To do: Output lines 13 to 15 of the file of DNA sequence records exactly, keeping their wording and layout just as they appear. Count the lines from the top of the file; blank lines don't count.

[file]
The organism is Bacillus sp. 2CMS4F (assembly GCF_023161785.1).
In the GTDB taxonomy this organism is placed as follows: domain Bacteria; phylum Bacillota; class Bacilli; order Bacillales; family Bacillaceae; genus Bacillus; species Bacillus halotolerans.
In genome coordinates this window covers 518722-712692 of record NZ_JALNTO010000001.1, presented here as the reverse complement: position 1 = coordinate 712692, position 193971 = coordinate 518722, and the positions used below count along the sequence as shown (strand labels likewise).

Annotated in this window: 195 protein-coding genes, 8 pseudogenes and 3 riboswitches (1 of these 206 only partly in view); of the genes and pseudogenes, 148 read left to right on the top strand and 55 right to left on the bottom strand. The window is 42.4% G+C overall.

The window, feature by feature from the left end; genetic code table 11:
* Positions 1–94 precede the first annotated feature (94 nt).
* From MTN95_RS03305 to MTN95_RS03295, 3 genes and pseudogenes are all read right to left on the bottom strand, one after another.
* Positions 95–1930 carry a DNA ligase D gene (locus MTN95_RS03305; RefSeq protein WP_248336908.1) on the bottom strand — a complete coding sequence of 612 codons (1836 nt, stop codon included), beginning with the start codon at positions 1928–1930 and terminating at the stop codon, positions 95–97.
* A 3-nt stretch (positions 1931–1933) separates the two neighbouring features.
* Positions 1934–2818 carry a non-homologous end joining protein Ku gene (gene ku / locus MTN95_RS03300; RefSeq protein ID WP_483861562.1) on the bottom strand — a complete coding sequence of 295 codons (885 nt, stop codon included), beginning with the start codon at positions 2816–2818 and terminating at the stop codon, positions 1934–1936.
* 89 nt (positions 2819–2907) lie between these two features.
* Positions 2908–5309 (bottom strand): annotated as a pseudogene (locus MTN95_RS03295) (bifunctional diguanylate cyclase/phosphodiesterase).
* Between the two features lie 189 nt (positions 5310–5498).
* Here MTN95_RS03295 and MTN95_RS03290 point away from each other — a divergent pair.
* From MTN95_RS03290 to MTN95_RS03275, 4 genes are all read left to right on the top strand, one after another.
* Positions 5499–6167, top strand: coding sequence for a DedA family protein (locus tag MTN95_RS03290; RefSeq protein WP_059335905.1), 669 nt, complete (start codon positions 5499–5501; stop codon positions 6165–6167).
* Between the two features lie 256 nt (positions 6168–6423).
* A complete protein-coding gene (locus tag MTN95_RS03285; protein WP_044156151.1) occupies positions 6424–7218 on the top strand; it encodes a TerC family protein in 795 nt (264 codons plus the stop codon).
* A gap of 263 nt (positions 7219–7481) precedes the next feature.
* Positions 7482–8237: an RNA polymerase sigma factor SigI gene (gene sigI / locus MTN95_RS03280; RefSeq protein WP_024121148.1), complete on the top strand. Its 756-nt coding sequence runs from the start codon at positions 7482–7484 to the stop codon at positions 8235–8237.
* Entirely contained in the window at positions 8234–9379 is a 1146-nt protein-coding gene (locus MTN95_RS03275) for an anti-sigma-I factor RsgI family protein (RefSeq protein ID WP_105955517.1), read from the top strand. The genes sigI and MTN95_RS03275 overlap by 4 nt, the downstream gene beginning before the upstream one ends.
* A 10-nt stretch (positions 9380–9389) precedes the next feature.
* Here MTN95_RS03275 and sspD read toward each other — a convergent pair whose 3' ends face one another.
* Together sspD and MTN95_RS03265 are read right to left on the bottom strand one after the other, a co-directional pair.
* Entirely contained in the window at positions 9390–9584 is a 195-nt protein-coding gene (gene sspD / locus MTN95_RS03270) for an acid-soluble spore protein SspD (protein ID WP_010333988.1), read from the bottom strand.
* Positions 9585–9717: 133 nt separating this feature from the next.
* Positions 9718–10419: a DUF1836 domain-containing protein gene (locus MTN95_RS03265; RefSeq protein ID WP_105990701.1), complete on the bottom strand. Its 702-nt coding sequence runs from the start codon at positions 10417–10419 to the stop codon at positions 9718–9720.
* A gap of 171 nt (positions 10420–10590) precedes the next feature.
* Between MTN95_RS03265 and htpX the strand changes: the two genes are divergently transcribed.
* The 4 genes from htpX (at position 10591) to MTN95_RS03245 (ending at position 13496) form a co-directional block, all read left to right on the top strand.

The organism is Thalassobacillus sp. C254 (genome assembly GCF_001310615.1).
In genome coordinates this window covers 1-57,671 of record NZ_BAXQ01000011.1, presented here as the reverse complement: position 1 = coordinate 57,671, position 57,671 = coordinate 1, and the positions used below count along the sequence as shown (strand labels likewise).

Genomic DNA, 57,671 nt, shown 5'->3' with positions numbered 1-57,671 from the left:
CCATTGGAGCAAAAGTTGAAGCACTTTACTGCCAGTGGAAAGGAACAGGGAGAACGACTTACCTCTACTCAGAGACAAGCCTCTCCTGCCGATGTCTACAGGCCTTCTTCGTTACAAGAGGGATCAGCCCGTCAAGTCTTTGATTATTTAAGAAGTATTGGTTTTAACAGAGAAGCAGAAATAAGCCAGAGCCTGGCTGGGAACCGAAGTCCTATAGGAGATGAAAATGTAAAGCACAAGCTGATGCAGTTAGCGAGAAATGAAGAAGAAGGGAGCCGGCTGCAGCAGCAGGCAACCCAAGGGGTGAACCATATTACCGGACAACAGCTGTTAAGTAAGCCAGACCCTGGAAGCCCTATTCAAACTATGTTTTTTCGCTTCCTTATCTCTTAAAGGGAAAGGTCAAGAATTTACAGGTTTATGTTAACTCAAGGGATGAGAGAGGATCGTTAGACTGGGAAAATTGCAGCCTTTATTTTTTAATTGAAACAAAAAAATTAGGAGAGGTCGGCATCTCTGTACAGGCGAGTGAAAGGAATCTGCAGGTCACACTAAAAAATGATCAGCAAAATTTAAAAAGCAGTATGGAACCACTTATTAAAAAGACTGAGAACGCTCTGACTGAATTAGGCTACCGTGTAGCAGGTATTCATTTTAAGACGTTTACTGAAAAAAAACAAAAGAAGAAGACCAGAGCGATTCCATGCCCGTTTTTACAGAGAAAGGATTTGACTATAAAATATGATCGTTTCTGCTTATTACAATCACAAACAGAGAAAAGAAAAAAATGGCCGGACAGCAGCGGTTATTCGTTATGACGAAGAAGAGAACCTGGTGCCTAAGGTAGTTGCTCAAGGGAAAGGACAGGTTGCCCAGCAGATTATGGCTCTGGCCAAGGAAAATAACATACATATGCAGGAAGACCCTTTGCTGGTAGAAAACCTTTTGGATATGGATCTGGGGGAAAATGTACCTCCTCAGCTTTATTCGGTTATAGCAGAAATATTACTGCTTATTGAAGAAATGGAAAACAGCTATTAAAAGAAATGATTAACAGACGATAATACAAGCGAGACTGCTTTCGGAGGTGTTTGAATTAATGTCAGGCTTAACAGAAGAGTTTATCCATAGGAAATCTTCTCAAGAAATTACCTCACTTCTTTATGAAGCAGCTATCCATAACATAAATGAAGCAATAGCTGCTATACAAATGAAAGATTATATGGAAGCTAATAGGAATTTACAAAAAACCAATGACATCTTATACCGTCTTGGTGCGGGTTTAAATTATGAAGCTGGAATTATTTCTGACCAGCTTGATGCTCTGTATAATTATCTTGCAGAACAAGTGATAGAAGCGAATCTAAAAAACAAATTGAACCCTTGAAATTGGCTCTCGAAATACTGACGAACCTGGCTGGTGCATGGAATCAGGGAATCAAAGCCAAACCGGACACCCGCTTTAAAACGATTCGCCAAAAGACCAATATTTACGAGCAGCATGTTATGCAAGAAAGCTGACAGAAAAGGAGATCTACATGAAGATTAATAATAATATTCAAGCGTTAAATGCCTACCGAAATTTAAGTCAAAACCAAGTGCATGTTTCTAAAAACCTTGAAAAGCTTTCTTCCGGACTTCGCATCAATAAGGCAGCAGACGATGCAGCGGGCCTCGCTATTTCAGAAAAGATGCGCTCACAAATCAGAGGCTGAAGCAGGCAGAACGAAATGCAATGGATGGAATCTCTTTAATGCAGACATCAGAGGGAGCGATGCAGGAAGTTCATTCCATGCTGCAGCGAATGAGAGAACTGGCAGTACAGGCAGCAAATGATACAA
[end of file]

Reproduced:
* Between the two features lie 189 nt (positions 5310–5498).
* Here MTN95_RS03295 and MTN95_RS03290 point away from each other — a divergent pair.
* From MTN95_RS03290 to MTN95_RS03275, 4 genes are all read left to right on the top strand, one after another.